Senator Dianne Feinstein’s bill to ban the sale of assault rifles in the United States was dropped by Senator Harry Reid of Arizona, who decided not to include it in the gun reform package to be presented to the Senate.

Senator Reid told reporters, “I’m not going to try to put something on the floor that won’t succeed. I want something that will succeed. I think the worst of all worlds would be to bring something to the floor and it dies there.” Reid added that the bill had less than 40 votes when it would need 60 to have majority.

Senator Feinstein has been at the forefront of gun control legislation in this country, successfully passing a ban on assault rifles in 1994, but only because the law had an expiration year of 2004. Feinstein, after the Sandy Hook Elementary School shootings, drafted a bill that would renew that law – the one that was just nixed.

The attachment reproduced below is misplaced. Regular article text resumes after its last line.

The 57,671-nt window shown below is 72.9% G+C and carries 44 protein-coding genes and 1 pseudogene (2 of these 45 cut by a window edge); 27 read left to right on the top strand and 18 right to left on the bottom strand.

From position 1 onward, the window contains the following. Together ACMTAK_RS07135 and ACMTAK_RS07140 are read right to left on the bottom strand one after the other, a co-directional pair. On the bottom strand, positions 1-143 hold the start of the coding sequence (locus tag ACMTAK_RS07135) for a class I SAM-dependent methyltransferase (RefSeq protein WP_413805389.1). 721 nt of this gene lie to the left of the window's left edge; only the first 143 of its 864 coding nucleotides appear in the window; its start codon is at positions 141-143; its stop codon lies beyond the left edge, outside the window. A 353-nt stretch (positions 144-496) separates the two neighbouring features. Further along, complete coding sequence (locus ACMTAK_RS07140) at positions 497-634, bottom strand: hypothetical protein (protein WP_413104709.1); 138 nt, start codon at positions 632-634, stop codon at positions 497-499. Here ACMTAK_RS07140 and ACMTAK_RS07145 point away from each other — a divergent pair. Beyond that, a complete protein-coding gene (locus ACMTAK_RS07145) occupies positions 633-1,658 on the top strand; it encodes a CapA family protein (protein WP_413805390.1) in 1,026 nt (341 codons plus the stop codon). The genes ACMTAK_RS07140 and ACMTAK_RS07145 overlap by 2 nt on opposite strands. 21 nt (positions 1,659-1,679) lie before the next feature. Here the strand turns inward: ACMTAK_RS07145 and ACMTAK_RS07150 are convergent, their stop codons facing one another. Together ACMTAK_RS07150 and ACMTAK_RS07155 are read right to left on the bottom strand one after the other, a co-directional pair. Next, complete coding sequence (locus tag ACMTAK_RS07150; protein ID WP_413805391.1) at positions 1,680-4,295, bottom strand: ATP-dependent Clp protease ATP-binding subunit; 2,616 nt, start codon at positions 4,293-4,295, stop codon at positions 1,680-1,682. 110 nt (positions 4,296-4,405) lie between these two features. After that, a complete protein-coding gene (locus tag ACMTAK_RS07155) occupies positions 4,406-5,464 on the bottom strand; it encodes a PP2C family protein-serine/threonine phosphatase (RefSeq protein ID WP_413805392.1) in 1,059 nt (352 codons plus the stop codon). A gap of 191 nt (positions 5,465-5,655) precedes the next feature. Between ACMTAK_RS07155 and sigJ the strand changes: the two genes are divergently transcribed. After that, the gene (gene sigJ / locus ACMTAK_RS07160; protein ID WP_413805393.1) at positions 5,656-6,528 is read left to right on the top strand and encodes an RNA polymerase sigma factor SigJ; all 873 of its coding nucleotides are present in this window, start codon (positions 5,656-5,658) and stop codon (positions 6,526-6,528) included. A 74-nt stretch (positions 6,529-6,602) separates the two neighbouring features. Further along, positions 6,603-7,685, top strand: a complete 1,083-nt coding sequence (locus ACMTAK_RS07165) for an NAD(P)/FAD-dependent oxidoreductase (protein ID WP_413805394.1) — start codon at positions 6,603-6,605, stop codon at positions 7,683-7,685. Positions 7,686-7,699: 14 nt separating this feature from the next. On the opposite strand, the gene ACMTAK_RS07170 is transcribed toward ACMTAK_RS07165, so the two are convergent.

On television on Tuesday, Senator Feinstein said:

“I’m not going to lay down and play dead. I think the American people have said in every single public poll that they support this kind of legislation. It’s aimed to protect children, to protect schools and malls … Not to give me a vote on this would be a major betrayal of trust, as I would see it.”

Vice President Joe Biden told NPR yesterday that he is still fighting for the bill. “The same thing was told to me when the first assault weapons ban in 1994 was attached to the Biden Crime bill; that it couldn’t possibly pass … It was declared dead several times, so I haven’t given up on this.”

In December, a CNN poll showed that 62 percent of Americans were in favor of a ban on semi-automatic assault weapons, and a UMass Poll released this week showed that at 53 percent.

Photo from Wikimedia Commons.